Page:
I think the series of steps outlined below would probably apply to any migration from a static site generator to WordPress, but your milage may vary! Feel free to reach out if you have any questions about any of these steps.
Step 1. Get WordPress to work for you
I spent a lot of time thinking about the WordPress setup that would work best for me. My biggest goals were:
- Largely, to set and forget it, and not have to do a great deal of maintenance
- To be able to edit posts from my phone
- To replicate the theme + color pallet that I’ve been using more and more across the web
- To not spend a lot of money
So, at the end of the day, I figured the best option was to just do something I’m familiar with, which is to prop up a DigitalOcean droplet specifically for this purpose and write the WordPress theme myself.
Step 1a. Server setup
DigitalOcean has a one-click install button to spin up a droplet with WordPress on a LAMP stack — I actually think this is really neat for folks that already know what they’re doing, because it saved me the fifteen minutes of copying and pasting commands from the first page I found when searching for "wordpress ubuntu setup" and then twiddling my thumbs as things ran. If you’re not that experienced with the LAMP stack, I’d recommend that you do that "copy and paste commands from some article" process anyway in order to learn what each piece of the puzzle is in order to be able to easily repair it if things go wrong. Or don’t, if you don’t want to!
Step 1b. Theming
I didn’t want to use some out of the box theme, because I didn’t want the site to feel too "wordpressy"; it’s easy to get caught in a trap of looking and feeling like every other site out there if the building blocks you start from are too restrictive.
I collided the blankslate WordPress theme with the theme I’ve been slapping onto a few other sites to start, and then kind of massaged things until I thought they looked right. There were a few features (like that category bar at the top) that I had to write some custom PHP for — it was a little fun to dust off the language that I used to use every day but, at time of writing, have maybe touched once or twice in two years.
Step 2. Migrating content
Okay. So a page in a Zola site is comprised of a YAML header, surrounded by lines of
+++ to wall it off, and then markdown. So really, all I had to do was:
- Grab the metadata
- Transform the markdown into HTML
- Determine the target category for the page
- Dump it into WordPress
This took astonishingly little time. At time of writing, my quick-and-hacky script to do this isn’t on Github, because it was so tailored to my experience that I don’t think it would be useful for anyone else to look at — I basically modified the script in a sequence of directories, changing the target category in the script directly before each run.
I used the WordPress basic auth plugin, which was very straight-forward to set up, even if it isn’t in the WordPress plugin directory in order to discourage its use. I use a .dev domain, so I had to have TLS set up from the get-go anyway, and now-a-days setting up HTTPS takes on the order of seconds.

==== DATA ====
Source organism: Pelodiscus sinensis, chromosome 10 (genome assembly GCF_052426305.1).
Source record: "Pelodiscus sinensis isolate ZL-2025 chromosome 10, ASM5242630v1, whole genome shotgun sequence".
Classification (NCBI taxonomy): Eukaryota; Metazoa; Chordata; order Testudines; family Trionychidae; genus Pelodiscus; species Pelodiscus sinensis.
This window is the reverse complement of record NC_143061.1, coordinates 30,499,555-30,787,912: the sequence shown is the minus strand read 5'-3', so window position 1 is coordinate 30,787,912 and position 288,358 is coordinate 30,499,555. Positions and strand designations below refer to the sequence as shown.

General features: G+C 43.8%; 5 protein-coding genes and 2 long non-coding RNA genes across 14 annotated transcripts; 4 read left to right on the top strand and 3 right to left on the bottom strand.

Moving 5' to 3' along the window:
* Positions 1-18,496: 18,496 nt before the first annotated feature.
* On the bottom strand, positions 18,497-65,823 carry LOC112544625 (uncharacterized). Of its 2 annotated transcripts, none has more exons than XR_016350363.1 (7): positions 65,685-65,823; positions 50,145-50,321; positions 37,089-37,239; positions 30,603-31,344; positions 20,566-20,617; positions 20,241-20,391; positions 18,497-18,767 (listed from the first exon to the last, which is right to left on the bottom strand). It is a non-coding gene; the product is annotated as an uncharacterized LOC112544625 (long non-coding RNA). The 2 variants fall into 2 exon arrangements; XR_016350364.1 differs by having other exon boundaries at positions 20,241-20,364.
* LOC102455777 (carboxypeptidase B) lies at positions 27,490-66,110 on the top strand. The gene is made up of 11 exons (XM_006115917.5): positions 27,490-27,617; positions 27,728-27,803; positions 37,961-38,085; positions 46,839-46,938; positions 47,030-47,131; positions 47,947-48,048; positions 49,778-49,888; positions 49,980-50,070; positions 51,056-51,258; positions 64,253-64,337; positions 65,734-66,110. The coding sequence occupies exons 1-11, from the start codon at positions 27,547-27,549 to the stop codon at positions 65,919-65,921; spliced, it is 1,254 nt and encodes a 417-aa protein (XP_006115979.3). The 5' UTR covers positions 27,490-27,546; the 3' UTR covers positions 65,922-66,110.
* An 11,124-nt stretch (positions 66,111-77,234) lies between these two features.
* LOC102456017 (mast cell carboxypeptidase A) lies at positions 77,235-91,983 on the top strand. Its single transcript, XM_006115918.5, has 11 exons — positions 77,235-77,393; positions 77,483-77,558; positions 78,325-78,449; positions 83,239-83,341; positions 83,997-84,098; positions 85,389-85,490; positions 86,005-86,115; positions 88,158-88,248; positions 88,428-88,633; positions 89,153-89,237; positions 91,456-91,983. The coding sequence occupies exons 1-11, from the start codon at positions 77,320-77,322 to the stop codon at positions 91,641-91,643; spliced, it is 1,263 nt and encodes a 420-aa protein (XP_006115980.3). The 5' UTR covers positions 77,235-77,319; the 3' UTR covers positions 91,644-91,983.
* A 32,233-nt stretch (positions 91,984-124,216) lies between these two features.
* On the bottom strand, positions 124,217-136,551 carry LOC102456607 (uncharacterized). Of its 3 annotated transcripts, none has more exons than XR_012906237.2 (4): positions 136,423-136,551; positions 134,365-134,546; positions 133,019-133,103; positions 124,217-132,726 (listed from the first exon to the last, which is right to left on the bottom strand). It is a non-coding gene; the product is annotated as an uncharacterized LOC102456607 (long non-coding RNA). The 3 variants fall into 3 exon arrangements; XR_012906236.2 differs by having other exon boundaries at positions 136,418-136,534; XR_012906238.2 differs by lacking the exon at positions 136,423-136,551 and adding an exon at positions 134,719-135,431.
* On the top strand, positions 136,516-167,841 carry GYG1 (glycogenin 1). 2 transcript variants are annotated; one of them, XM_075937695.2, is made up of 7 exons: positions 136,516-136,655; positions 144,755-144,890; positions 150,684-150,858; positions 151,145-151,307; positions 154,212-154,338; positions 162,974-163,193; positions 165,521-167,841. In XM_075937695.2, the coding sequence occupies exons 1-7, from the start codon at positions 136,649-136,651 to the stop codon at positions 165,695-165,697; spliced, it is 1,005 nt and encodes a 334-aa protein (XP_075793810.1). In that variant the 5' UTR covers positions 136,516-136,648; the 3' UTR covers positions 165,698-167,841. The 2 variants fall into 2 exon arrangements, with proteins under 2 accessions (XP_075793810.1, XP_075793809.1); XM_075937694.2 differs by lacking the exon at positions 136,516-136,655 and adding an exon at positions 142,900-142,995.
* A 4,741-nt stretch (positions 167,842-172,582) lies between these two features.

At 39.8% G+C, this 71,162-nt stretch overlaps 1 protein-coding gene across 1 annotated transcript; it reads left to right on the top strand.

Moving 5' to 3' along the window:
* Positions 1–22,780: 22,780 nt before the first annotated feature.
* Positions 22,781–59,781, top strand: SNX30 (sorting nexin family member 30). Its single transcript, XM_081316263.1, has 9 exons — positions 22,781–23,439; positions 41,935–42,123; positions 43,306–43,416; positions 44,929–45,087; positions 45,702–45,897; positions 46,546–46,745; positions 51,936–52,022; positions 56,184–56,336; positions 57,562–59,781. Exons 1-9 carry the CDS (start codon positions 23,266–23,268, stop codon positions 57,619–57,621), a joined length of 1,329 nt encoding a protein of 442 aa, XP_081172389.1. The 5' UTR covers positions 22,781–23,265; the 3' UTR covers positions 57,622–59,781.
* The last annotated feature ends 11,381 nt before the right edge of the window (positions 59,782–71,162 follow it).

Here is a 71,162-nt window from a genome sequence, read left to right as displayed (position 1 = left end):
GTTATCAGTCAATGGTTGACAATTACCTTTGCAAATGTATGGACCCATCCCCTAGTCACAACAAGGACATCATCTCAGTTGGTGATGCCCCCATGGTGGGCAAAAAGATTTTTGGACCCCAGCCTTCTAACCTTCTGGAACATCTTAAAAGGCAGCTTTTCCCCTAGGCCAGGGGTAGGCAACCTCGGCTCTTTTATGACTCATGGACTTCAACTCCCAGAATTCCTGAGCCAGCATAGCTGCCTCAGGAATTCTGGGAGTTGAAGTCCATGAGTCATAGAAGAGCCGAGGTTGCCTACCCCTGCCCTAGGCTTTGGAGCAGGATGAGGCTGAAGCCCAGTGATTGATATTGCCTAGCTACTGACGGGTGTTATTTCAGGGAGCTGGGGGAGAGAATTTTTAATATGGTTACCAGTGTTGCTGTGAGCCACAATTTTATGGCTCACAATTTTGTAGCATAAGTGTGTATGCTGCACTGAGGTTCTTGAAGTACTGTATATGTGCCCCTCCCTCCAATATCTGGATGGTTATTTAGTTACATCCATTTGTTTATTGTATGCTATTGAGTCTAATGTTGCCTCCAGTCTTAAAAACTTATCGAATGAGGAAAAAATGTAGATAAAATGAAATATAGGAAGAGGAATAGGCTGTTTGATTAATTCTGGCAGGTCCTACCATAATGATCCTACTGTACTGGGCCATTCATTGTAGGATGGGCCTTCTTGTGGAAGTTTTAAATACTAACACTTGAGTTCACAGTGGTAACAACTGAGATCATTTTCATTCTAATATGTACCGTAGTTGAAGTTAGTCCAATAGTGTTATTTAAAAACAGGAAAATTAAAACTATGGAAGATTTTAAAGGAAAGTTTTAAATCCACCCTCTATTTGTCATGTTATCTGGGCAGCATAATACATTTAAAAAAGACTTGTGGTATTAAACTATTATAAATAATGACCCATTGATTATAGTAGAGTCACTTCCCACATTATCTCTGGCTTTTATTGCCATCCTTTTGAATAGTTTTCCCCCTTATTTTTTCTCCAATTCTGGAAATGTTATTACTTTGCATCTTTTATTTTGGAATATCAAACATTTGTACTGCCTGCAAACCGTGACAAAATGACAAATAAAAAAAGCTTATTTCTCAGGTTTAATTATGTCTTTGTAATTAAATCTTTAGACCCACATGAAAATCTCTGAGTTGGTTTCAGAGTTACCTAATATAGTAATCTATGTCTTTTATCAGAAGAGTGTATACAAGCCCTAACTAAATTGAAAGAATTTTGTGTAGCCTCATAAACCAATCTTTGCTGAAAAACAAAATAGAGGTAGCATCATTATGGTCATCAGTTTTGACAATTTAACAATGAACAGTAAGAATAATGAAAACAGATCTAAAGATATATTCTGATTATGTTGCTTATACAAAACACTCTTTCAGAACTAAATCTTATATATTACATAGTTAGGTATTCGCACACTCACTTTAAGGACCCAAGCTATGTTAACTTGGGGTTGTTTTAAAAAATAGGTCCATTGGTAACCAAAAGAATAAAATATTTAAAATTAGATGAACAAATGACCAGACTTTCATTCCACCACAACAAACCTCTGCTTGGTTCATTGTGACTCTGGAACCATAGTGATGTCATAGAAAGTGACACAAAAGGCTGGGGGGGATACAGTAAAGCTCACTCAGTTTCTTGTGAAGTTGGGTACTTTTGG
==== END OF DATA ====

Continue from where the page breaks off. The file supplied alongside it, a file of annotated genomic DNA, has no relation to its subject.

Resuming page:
The biggest complication here is that some of my pages used custom templates in Zola. (There’s one example in this post.) Some of these templates were only used once or twice, so I just manually went in and replaced them with their equivalent HTML, but I use Spotify embeds all over the place here, so I just wrote a pretty simple regex find-and-replace that ran at the same time as step 2 in that above migration checklist.
Step 3. Routing
Next, of course, is making sure links to the old sites still worked. I think this is the step that I had to spend the most time thinking about, but at the end of the day, the answer was really straight-forward:
First, I just needed two lists: all of the old paths, and all of the new paths. I wrote a quick script to be able to enumerate these and did a combination of automatic and manual massaging to make a CSV. I only had a little over 100 posts to move, but I think even with a larger volume, it would have been the same amount of work, since you can identify chunks of posts that all follow the same pattern and write like two lines in your favorite scripting language to zip them up.
I decided to use the Redirection plugin, since I wanted to have a UI to manage the redirects, but you could just as easily do this at your server layer.
Then all that was left was to update three domains and wait for things to propagate!
Step 4. Updating old tools, writing new ones
At time of writing, this is actually a work in progress, but I plan to write some wrappers for tools that already exist to help me put articles together, like the roundup generator, for example. The previous workflow was to pipe the output of that program into a markdown file, edit it if necessary, and push it up to github and let the CI job rebuild the site; now, I intend to run a script that will create a draft in WordPress and open it up for me so that I just need to review it and click "publish!"